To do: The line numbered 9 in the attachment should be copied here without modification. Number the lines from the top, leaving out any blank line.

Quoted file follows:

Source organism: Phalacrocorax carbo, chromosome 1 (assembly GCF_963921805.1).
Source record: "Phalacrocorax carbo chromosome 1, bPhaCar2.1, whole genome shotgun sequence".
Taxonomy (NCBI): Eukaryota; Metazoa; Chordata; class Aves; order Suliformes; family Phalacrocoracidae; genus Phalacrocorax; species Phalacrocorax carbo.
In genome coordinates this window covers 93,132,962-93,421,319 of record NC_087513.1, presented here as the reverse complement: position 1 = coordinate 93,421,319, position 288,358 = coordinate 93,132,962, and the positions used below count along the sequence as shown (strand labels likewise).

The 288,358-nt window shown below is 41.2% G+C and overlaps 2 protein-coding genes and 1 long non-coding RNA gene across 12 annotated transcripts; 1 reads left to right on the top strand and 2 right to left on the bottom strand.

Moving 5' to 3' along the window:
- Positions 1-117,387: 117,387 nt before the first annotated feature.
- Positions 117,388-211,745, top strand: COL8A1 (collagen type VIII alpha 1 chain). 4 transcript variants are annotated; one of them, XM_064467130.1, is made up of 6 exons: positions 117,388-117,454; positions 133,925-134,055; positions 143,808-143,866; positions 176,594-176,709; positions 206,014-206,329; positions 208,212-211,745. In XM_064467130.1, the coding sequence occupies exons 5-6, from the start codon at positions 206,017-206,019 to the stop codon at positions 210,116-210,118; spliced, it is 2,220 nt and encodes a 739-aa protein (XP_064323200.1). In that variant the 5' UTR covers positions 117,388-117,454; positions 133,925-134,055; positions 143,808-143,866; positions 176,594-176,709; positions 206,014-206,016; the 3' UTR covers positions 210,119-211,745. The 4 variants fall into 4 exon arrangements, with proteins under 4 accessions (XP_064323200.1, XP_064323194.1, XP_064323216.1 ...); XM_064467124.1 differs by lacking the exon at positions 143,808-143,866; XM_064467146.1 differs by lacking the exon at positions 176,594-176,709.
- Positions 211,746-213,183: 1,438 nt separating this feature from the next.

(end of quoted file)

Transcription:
- Positions 211,746-213,183: 1,438 nt separating this feature from the next.